Art Statement: Why do I paint my architectural photographs ?
I have always loved paintings and have admired painters like Monet, Mondrian, and Wassily Kandinsky, as well as other classical realists like Rembrandt, Vermeer, and the Hudson School of Art like Fredrick Church, Thomas Cole, and Alber Bierstadt.
When I discovered photography during my High School time, I concentrated on photographing, darkroom procedures, and experimenting. This was my laboratory!
After learning a procedure, I broke the rules and did things way off, like printing negatives onto litho film as my final image, processing the litho film in print developer for only 45 seconds. Also, I used bleach (Potassium Ferrocyinide) to alter contrast, highlight certain details and even make color tones in the over all image.
During this time of photographic discovery, I still loved going to museums to admire and to study the paintings. I looked at the composition, propping, the lighting, and mood. With the realist paintings, I often tried to imagine myself, there in the paintings.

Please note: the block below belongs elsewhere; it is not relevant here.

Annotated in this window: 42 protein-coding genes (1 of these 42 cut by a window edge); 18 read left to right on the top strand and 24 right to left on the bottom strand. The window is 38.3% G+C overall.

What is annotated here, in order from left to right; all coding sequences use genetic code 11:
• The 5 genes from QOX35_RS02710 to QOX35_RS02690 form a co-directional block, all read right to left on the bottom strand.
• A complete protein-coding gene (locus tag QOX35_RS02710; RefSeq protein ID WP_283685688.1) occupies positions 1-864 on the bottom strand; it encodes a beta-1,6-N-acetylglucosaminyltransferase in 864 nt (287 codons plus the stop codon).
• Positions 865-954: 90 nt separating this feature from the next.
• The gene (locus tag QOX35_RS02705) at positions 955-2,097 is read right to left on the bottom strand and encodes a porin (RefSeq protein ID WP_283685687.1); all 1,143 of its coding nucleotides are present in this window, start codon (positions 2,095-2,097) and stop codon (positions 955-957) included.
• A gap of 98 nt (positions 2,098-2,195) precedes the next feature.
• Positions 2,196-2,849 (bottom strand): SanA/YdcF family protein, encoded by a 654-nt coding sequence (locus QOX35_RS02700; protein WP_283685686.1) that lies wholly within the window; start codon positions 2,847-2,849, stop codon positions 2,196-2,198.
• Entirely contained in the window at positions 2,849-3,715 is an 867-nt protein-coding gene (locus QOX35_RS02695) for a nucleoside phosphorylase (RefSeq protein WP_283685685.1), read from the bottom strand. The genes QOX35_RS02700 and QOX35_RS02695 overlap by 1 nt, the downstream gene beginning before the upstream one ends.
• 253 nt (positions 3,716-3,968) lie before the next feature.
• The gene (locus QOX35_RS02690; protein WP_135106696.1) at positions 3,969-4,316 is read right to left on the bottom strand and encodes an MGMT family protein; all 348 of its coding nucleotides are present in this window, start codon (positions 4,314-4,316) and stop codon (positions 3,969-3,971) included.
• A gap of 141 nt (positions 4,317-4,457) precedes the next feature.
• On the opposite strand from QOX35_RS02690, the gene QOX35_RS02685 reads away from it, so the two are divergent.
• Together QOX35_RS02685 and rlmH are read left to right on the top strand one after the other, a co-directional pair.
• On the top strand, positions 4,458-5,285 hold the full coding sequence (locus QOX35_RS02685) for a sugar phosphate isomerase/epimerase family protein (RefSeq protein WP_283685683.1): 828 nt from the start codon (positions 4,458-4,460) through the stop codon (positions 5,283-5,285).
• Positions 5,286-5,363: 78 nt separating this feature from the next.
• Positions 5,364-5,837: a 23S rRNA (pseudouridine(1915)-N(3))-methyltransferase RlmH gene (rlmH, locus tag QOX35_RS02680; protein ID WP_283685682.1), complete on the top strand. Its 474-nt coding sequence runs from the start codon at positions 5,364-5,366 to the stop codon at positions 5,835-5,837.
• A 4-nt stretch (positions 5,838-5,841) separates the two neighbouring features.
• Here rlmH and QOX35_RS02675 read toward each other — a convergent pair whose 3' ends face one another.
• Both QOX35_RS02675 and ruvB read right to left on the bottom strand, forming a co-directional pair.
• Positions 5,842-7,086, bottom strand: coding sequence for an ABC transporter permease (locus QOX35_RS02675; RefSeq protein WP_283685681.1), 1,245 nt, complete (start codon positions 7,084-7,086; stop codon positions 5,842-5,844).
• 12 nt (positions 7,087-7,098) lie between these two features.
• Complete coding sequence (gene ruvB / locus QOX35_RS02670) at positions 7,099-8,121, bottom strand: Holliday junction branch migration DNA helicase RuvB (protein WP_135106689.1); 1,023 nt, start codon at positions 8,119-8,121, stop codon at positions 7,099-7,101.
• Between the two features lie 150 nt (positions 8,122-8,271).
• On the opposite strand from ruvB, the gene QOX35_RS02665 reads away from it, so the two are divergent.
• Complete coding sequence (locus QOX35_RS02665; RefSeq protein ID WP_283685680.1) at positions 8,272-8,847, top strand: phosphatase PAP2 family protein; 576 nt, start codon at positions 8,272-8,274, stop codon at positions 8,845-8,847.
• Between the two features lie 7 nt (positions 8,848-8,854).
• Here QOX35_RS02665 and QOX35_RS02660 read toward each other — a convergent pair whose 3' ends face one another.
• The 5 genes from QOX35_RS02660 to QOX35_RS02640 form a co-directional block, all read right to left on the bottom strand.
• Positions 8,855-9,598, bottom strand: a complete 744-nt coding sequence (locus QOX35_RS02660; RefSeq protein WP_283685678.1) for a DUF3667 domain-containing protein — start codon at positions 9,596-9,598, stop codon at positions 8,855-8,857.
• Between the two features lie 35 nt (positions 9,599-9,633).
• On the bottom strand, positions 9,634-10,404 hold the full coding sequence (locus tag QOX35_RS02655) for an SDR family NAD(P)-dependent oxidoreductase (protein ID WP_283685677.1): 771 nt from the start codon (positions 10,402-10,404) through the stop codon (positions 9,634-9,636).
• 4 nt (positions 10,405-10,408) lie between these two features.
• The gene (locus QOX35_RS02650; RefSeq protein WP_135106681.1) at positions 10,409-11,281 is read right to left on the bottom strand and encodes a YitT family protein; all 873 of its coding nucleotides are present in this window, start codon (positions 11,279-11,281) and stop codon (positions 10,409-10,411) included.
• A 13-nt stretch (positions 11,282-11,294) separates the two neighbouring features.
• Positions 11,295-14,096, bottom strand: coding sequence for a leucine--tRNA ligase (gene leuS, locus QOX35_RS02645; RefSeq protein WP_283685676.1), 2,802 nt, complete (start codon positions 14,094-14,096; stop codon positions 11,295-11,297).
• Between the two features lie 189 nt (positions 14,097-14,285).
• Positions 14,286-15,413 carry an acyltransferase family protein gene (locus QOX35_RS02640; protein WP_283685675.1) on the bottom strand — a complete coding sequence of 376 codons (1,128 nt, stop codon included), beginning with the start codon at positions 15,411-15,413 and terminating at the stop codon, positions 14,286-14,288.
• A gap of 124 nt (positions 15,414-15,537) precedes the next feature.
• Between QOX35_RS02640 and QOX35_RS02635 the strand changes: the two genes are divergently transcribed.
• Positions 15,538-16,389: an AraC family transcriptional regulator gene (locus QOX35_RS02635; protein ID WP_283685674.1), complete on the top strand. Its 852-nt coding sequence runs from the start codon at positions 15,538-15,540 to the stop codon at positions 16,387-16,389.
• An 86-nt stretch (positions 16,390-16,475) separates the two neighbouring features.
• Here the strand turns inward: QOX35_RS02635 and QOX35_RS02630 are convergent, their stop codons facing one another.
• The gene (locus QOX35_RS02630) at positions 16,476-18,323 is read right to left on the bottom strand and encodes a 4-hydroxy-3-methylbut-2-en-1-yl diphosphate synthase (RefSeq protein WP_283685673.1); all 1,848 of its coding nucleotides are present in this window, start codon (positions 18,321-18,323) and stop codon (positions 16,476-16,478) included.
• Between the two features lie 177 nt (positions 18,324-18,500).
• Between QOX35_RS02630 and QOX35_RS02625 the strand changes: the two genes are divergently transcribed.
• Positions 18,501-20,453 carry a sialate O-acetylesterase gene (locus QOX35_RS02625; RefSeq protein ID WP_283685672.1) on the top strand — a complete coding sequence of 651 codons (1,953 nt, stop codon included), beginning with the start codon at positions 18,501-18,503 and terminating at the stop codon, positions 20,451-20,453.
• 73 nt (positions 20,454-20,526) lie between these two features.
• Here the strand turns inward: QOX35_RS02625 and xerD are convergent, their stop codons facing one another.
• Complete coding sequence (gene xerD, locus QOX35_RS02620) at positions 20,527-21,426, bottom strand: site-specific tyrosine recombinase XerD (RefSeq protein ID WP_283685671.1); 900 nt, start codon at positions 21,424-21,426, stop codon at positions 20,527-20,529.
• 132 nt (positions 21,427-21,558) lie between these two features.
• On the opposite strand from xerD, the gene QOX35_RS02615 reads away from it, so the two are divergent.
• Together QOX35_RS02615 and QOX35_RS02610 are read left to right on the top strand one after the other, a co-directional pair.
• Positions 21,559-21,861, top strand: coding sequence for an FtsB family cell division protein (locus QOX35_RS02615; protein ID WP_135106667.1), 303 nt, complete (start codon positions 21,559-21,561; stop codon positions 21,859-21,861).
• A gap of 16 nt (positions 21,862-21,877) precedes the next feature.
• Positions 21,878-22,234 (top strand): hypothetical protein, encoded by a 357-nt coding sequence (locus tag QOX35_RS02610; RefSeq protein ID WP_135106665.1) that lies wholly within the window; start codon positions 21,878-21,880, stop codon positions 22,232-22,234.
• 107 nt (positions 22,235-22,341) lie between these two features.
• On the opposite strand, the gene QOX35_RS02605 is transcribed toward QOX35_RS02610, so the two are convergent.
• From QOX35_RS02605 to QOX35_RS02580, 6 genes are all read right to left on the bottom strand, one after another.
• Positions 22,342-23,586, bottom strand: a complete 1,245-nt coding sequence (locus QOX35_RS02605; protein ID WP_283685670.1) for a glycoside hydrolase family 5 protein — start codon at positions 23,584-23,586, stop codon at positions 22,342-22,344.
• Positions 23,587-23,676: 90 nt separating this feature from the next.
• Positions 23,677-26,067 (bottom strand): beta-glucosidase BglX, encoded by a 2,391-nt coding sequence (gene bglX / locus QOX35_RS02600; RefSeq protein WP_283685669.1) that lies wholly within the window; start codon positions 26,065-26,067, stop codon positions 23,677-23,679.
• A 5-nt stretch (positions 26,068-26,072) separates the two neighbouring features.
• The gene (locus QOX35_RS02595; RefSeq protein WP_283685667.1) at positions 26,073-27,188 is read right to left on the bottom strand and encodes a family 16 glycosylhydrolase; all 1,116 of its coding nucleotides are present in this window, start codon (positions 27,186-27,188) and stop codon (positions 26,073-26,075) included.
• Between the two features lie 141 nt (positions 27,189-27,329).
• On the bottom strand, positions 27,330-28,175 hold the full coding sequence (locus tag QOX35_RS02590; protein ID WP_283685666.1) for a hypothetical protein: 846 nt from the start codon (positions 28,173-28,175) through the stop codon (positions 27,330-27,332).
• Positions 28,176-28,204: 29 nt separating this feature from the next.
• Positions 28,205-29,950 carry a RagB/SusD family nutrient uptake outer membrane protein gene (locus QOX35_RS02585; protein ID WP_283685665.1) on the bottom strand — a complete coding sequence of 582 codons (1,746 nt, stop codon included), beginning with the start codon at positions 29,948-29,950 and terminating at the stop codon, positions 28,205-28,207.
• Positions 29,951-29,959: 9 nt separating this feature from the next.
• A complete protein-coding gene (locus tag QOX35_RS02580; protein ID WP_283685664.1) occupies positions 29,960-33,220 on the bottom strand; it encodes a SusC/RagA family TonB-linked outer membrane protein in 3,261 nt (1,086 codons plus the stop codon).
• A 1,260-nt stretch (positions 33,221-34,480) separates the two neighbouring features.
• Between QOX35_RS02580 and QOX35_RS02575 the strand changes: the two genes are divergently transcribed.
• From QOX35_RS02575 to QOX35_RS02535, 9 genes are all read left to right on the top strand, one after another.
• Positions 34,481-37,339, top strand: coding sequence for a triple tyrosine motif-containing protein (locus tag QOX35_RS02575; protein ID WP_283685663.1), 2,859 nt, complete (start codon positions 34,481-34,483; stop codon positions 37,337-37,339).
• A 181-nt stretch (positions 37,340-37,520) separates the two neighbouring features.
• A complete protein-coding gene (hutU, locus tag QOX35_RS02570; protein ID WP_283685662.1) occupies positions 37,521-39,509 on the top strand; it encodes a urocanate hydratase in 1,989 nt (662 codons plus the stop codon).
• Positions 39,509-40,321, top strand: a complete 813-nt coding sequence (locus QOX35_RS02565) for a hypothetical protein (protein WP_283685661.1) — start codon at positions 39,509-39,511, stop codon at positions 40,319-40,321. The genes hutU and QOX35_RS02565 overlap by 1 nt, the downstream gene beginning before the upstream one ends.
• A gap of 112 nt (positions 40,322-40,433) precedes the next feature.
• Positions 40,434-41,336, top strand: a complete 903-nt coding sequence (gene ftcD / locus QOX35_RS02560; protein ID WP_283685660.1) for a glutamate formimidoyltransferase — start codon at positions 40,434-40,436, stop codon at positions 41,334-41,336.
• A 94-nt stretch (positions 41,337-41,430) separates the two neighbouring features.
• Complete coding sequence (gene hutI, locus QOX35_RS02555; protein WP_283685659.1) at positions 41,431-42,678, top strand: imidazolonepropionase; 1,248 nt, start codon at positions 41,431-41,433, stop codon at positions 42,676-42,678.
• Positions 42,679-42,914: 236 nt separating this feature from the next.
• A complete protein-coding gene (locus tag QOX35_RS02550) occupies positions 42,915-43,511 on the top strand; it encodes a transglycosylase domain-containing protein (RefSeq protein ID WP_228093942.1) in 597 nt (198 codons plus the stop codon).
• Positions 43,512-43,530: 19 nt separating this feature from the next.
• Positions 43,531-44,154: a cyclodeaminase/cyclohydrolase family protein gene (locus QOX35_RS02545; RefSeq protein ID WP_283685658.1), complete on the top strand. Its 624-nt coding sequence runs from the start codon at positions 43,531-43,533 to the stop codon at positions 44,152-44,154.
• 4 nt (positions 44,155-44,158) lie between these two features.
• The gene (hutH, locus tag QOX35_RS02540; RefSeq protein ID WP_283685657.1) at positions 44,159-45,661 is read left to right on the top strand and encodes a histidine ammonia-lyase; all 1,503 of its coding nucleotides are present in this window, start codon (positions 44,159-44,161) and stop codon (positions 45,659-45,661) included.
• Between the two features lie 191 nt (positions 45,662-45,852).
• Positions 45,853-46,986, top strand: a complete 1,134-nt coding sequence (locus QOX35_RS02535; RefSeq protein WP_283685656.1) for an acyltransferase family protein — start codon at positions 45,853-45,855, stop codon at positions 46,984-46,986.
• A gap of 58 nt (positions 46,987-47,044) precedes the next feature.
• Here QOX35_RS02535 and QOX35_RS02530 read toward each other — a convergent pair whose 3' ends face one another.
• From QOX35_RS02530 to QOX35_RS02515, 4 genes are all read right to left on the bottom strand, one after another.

I didn’t realize I was creating “a body of work” when I photographed abstract things. But I did this since the beginning of my image making. I was in NYC in my 40’s when I saw other photographers showing their personal projects in slide shows. Then I realized, that I had another “body of work” as well. At that time, I thought my body of work was only my portfolio of previous photography jobs, the portfolio of what I showed my clients.
It was about 10 years ago that I discovered the idea of painting on top of my photographs with a computer. I was experimenting in an exercise to find something new, and this idea stuck with me. I remember at the time of discovery, I felt guilty for having so much fun.
I do it with joy, not out of anything frustrating. The colors reflect my mood at the time of painting. Some tell me they like my softer color use, however bright colors reflect a happy, positive moment and perhaps a vigorous approach that speaks more about my personality.
I try to put my mind at rest, turn-off my analytical mind, and just paint by instinct.